# Which dissipates more power, a small or big resistor?

I was talking to someone about trying to dissipate the most heat from a metal crucible (essentially just a resistor $R$). He argued that you wanted the resistor to have a high resistance because $P=I^2R$, so $P\propto R$.

But I thought back to messing around with resistors and batteries, where I remember that if I attached a much lower resistance to a battery, it would begin to heat up much faster than a bigger resistor. This also makes sense in the context of the power law, because $P=IV$ and $I=V/R$, so $P=V^2/R$. So $P\propto 1/R$ and a smaller resistor dissipates more heat.

The conclusion I came to is that, in the first scenario, the machine in question supplies current and that current is driven across the resistor, so it's appropriate to use $I^2 R$. However, in the second scenario, $V$ is set and $I$ is determined by $R$ from there.

Is that correct?

• Yes. But generally increasing R will decrease I by quite a lot, so you'll probably end up having to put more batteries just to make sure your I remains the same (for first case).
– t.c
Oct 14, 2014 at 17:38
• You will draw the most power (and hence dissipate the most heat) when the resistor value matches the internal resistance of the source, as DanielSank states. This is a truth that any sound engineer knows, because it determines how loudspeakers should be matched to amplifiers. Oct 15, 2014 at 3:26
• @HotLicks: Interestingly, when dealing with high frequency systems the condition for no reflection at a load is that the impedance of the load should match the characteristic impedance of the incoming transmission line (this is just like matching dielectric constants in e.g. immersion microscopy). Oct 15, 2014 at 4:48
• @DanielSank - Yes, the matching impedance rule pops up in multiple places. It's more surprising when it isn't true (though I can't think of a place where it isn't offhand). Oct 15, 2014 at 11:55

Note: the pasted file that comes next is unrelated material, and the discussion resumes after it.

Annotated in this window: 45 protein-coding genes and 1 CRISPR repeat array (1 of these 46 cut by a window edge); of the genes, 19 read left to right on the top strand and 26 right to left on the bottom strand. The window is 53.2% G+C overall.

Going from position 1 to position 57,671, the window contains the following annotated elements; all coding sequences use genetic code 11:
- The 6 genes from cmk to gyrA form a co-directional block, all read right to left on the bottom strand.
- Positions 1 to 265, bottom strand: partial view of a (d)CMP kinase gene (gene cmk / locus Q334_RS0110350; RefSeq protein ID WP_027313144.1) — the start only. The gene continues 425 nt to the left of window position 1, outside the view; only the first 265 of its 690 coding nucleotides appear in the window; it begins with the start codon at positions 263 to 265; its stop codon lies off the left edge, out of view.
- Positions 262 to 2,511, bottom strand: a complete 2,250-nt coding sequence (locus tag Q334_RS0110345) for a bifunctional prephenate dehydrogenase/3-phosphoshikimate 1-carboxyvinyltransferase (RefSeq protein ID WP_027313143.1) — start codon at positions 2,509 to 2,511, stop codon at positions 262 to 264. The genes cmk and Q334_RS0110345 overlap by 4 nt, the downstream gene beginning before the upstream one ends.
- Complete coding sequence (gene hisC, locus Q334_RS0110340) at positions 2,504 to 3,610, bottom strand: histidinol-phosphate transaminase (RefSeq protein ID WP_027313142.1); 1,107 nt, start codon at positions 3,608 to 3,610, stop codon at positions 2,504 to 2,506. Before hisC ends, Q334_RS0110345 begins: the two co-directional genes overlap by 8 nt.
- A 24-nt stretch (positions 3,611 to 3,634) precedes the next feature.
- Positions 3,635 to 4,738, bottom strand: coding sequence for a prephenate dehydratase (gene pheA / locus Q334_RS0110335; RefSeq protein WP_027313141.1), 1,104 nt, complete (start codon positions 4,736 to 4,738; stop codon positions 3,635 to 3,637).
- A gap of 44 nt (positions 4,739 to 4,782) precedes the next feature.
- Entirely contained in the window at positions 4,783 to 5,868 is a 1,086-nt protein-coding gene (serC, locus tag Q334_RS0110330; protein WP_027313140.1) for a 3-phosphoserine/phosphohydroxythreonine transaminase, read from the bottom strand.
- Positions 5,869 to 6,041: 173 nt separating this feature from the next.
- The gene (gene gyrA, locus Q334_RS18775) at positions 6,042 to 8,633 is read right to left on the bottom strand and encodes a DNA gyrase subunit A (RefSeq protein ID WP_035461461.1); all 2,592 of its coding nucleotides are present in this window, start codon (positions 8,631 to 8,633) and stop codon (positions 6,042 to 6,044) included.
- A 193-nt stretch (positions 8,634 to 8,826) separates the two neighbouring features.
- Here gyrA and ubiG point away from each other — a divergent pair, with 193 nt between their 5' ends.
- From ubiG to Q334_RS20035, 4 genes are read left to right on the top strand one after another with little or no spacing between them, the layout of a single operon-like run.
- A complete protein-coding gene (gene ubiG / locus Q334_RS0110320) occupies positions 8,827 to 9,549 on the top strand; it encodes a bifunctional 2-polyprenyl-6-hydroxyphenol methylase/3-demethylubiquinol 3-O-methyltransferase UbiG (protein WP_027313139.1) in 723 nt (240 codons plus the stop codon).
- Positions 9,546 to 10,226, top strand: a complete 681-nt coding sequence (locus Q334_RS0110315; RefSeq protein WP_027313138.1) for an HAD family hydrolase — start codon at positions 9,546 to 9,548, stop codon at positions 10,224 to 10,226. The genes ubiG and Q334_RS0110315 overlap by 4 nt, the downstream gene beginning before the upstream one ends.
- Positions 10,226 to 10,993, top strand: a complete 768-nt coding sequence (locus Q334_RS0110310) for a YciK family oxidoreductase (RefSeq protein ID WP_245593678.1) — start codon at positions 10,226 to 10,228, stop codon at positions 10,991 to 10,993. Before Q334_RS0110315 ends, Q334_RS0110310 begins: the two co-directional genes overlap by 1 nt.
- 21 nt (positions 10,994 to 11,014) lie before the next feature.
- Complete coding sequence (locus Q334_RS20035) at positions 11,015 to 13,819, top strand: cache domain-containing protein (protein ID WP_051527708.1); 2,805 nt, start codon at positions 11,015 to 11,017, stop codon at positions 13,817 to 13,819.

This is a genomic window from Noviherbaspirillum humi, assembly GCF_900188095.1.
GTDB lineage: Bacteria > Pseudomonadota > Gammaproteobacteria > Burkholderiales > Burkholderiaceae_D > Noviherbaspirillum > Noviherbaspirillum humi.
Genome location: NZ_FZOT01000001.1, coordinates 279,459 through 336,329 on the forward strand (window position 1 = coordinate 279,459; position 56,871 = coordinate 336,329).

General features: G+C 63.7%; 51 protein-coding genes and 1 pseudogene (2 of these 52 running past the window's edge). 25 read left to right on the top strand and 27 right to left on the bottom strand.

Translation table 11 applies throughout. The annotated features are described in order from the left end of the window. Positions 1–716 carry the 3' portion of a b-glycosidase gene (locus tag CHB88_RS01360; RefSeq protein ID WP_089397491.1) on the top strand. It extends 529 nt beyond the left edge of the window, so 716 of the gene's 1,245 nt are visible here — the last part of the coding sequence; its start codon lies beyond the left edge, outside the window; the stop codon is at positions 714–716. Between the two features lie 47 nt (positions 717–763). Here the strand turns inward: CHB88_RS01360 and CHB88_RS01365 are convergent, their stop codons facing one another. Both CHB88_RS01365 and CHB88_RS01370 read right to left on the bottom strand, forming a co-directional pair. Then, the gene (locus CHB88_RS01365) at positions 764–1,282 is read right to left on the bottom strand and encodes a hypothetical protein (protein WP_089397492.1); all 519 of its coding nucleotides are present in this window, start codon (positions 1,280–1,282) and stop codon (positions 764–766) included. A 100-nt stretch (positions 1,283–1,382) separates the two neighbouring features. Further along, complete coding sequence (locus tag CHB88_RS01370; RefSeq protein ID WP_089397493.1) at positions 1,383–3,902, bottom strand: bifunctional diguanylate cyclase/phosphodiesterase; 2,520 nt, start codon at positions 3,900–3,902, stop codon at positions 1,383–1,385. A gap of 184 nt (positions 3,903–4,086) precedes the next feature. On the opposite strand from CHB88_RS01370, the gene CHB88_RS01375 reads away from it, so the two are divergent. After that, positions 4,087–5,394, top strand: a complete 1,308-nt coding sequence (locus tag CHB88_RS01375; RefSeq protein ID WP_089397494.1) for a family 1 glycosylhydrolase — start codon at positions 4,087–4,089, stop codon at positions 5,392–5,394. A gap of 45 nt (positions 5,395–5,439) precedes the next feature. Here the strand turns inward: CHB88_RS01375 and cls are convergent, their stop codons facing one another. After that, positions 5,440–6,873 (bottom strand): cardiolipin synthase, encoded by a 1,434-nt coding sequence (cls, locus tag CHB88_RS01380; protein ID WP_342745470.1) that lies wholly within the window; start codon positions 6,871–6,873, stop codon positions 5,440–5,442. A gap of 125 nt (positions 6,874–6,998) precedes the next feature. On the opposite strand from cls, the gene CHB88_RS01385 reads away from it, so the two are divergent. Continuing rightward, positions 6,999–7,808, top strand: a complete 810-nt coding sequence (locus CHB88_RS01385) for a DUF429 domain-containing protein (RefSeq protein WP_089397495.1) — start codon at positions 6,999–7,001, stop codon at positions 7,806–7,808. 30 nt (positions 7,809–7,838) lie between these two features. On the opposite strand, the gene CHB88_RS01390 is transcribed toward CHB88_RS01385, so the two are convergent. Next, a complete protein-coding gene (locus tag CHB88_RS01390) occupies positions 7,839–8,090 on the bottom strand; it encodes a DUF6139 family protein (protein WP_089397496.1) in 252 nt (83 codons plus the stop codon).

• There's actually a lot of good information on this at the following wikipedia entry: en.wikipedia.org/wiki/Electrical_resistance_and_conductance Oct 16, 2014 at 11:42

It depends on the internal resistance of the source.

Fist consider a "voltage supply". What does "voltage supply" even mean? A voltage supply is supposed to output a fixed voltage no matter what we connect it to. Is this even possible? Suppose we connect the two terminals of the voltage supply together through a piece of wire, i.e. a really low resistance load resistor $R_L$. The current output should be $V/R_L$. If this is a 9 Volt battery and my resistor is 0.1 $\Omega$ then I'd have a current of 90 Amps. A 9 Volt battery most certainly cannot output 90 Amps.

The way to model the limitation in the battery's maximum output current is to imagine that it is an ideal voltage supply in series with an internal resistance $R_i$. Now when we connect it to a load resistor $R_L$, the total current is $I=V/(R_i + R_L)$. If $R_L\rightarrow 0$ then the current goes to $I_{\text{max}}=V/R_i$, a finite value. In other words, the internal resistance sets a maximum output current.